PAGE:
This office has ruled that where the employee of a company pays a ticket similar to this it is not subject to taxation, although the paying office may be located in another place from the factory or elevator. The employee's act is considered to be the act of the employer, and therefore it would not be an order for the payment of money payable by a third party. There is a difference in law between the payment by the employee and the payment by the person under contract, the specific object of the contract being the payment of these tickets. It is true that this contractual relationship is not entered into with a banking institution, but this does not alter the situation.

Here is the situation as understood by this office: A, who is in the grain business, has his central office in the town of He bas scattered throughout the country a number of grain elevators, and in connection with these elevators he has buyers who go out and buy the grain. It is sent to the elevator and the grain ticket is made out. The seller of the grain then takes this grain ticket to B, who is a merchant, a broker, or any other person who has entered into contractual relations with A to pay these tickets. There is a decided difference between B under the contract and an employee of A, who might cash the ticket. This office therefore holds that whenever these tickets are presented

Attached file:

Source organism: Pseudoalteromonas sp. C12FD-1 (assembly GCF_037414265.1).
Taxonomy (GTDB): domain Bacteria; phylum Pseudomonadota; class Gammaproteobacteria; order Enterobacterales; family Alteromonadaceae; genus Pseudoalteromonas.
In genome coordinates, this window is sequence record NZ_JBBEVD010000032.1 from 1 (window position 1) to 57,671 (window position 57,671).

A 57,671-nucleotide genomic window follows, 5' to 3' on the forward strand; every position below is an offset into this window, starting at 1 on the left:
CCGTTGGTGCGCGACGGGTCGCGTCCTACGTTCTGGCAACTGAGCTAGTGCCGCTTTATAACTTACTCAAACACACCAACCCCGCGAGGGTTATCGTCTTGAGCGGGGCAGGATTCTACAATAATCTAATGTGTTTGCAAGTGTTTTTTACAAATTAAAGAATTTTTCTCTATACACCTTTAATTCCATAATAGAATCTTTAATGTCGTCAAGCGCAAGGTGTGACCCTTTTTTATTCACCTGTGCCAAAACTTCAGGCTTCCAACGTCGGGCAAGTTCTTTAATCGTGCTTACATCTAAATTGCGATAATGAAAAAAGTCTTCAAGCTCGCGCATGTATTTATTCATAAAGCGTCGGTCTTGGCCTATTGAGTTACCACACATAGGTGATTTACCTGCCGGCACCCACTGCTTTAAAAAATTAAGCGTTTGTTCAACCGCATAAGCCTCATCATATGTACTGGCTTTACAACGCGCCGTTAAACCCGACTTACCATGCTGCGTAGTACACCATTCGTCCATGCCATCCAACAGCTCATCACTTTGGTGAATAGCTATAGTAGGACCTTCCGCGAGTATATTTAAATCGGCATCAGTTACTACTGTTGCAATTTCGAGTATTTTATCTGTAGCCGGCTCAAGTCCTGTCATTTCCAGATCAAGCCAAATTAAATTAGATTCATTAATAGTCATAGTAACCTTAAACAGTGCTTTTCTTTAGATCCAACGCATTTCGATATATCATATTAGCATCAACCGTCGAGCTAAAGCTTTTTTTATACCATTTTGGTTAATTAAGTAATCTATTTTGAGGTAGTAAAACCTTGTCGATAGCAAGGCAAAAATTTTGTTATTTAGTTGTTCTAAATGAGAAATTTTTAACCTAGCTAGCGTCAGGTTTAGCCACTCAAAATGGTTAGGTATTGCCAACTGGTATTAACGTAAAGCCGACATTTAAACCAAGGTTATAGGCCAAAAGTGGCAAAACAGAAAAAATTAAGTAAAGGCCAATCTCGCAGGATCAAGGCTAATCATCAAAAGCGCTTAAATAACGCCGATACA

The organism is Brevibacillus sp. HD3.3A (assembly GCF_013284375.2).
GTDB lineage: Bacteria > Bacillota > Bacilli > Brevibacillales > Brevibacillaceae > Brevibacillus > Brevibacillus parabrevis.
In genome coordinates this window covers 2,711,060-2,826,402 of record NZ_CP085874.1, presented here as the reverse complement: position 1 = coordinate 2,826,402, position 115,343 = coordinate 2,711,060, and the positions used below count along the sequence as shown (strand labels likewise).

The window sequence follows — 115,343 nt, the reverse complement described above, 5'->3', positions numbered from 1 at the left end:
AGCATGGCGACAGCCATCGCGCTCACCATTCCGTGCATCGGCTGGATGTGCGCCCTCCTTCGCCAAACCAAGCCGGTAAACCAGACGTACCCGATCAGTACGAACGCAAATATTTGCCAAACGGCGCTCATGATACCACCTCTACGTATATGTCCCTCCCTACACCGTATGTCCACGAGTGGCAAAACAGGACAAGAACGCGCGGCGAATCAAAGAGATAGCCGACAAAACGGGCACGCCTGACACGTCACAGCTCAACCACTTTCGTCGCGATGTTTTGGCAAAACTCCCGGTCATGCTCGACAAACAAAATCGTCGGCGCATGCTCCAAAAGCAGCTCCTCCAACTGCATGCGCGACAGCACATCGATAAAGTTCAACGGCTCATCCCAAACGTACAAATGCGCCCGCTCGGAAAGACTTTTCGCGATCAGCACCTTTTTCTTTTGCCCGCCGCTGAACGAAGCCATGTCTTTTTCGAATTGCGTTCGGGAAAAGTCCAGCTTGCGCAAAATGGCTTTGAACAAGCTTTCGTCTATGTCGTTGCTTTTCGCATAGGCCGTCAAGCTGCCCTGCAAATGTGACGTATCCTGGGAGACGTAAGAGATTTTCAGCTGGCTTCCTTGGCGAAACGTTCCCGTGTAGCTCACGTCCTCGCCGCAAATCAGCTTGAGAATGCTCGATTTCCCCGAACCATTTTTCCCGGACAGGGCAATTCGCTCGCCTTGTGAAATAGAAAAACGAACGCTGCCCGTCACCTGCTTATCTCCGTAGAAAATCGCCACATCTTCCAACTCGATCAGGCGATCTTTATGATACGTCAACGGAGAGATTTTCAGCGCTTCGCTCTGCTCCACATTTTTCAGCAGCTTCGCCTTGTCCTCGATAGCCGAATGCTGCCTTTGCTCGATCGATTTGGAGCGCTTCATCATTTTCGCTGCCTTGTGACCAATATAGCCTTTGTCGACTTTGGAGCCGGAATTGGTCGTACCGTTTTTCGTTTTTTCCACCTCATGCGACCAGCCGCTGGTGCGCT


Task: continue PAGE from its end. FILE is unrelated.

for payment to one under contractual relations with the person, firm, or corporation engaged in the grain business they are subject to taxation as orders for the payment of money, no matter what the form of the ticket is.

Respectfully, yours, G. W. WILSON, Acting Commissioner.. Mr. M. F. BLUMENFELD, Collector Second District, Madison, Wis.

(20312.)

Stamp tax-Time checks.

When time checks become taxable.

TREASURY DEPARTMENT,

OFFICE OF COMMISSIONER OF INTERNAL REVENUE,

Washington, D. C., November 9, 1898.

SIR: The statement of account inclosed by you in your letter of the 31st ultimo, and styled by you as a "time check," is a statement of account made by a contractor showing the balance due to a workman or employee. It is marked "Not transferable," and if that is strictly adhered to it does not require a stamp. If in any case it passes from the workman or employee to a third party, it is taxable as an order for the payment of money.

Respectfully, yours,

N. B. SCOTT, Commissioner.

Mr. F. VON BAUMBACH, Collector Internal Revenue, St. Paul, Minn.

(20375.)

Stamp tax-Cotton tickets.

Cotton tickets O.K.'d by a buyer, and paid with buyer's money in hands of third party, exempt from taxation.

TREASURY DEPARTMENT,

OFFICE OF COMMISSIONER OF INTERNAL REVENUE,

Washington, D. C., November 26, 1898.

SIR: This office is in receipt of your reply, indorsed on the back of a letter from this office to you dated November 19, 1898, the subject of the correspondence being the exemption from taxation of cotton tickets presented for cashing under certain circumstances.